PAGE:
'Parties failed to push the Zuma factor'

Opposition parties left it too late to capitalise on the negative perceptions of African National Congress (ANC) president Jacob Zuma in their bid to sway undecided voters, according to research company Media Tenor.

The ANC began its campaign “with the task of persuading a deeply dissatisfied electorate” with a “flawed polarising candidate”, according to the company’s managing director Wadim Schreiner and research collaborator Professor Robert Mattes from the University of Cape Town (UCT).

Considering this the “least surveyed” election in the country since 1994, they nevertheless analysed the results of surveys conducted in the lead up to Wednesday’s poll.

The researchers questioned why the opposition did not take better advantage of results that showed dissatisfaction.

The Congress of the People (Cope), which had the potential to break out of the mould in the eyes of the black majority, “squandered” its potential advantage with leadership squabbles and the nomination of the unknown Mvume Dandala, suggested Mattes, director of UCT’s Centre for Social Science Research.

They found that none of the parties really addressed voters’ concerns either, focusing on education, infrastructure and health, while barely mentioning unemployment, crime and HIV/Aids. The latter were issues identified as the main concerns of voters surveyed by Afrobarometer.

“In other words, the parties all focussed on the issues that were of least concern to the electorate,” they said.

Schreiner and Mattes also believed voters would have struggled in vain to get information from the media on what the opposition would do differently.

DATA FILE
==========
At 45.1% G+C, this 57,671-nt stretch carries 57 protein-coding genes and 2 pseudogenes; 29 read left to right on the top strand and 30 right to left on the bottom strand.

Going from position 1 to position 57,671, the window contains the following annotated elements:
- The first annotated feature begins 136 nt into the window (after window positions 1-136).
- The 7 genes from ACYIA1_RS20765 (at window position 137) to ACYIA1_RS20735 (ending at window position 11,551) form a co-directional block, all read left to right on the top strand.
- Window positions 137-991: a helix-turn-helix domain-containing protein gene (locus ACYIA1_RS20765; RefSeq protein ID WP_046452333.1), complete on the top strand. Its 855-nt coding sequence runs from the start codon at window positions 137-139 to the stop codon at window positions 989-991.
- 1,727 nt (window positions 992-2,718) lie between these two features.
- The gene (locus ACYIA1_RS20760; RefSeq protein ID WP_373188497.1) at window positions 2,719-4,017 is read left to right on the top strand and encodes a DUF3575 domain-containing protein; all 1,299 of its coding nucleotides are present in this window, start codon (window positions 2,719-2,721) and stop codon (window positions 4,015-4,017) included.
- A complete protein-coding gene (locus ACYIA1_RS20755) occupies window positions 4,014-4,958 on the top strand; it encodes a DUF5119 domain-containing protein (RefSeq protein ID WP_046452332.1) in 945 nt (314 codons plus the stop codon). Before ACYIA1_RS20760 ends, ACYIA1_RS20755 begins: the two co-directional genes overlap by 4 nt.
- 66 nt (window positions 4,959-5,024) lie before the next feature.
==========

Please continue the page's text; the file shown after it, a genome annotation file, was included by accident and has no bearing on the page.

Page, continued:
“Instead, internal disputes, personal attacks and mockery have been the focus of the day. Coverage has focussed on events and rallies, but little substance or analysis.

“The ‘who does what when’ has been more prominently featured that the ‘why’,” they said.

Election coverage by the media
They found the bulk of the coverage was on the party’s leaders and not their policies and the study of election coverage on radio, television and print media found that only three to five parties received significant campaign coverage.

The ANC got the most, followed by Cope, and then the Democratic Alliance (DA), although the DA overtook Cope in coverage towards the end.

Cope complained on Sunday over the poor coverage it received from the South African Broadcasting Corporation (SABC), but the SABC defended this as a technical glitch.

“The ID, PAC, UDM, ACDP, Azapo as well as the even smaller parties had to be content with snippets of mentions on the ‘in other election news’ sections,” said Schreiner.

The Inkatha Freedom Party trailed behind in coverage, being a “shadow of its former self”, getting its most notable exposure through its court challenge to the government over the refusal of a visa to the Dalai Lama.

The company found that withdrawing charges against Zuma had no effect on support for the party and the ANC had mitigated negative publicity surrounding Zuma through on-the-ground communication, rallies and meetings which generated “riveting” images for positive television coverage.

The party also received media support through the Congress of South African Trade Unions (Cosatu), the ANC Youth League and some “independent” analysts, he said.

“While it might not have addressed critical issues, it effectively mobilised its ‘base’,” said Schreiner.

Schreiner said coverage had improved since the last elections, even though the media industry had its own challenges with retrenchments and cost cutting which would have an effect on what they can cover.

Journalists relied too much on “best-selling sound bites”, rather than getting the message across.

But, said Schreiner, the media’s focus on leaders does not mean that voters will go to the polls unaware of issues.

“We should not underestimate the intelligence of the voter,” he cautions.
“The electorate are pretty clear, they will vote for the party that they believe is going to solve their problems.”

Media Monitoring Africa also noted that there was almost no coverage of important women’s and children’s issues.

Business Day wrote on Tuesday that major publications have refused to endorse any particular party.

However, popular YFM DJ Sbu has reportedly been placed on leave until after the elections after being spotted on stage at an ANC rally on Sunday.—Sapa

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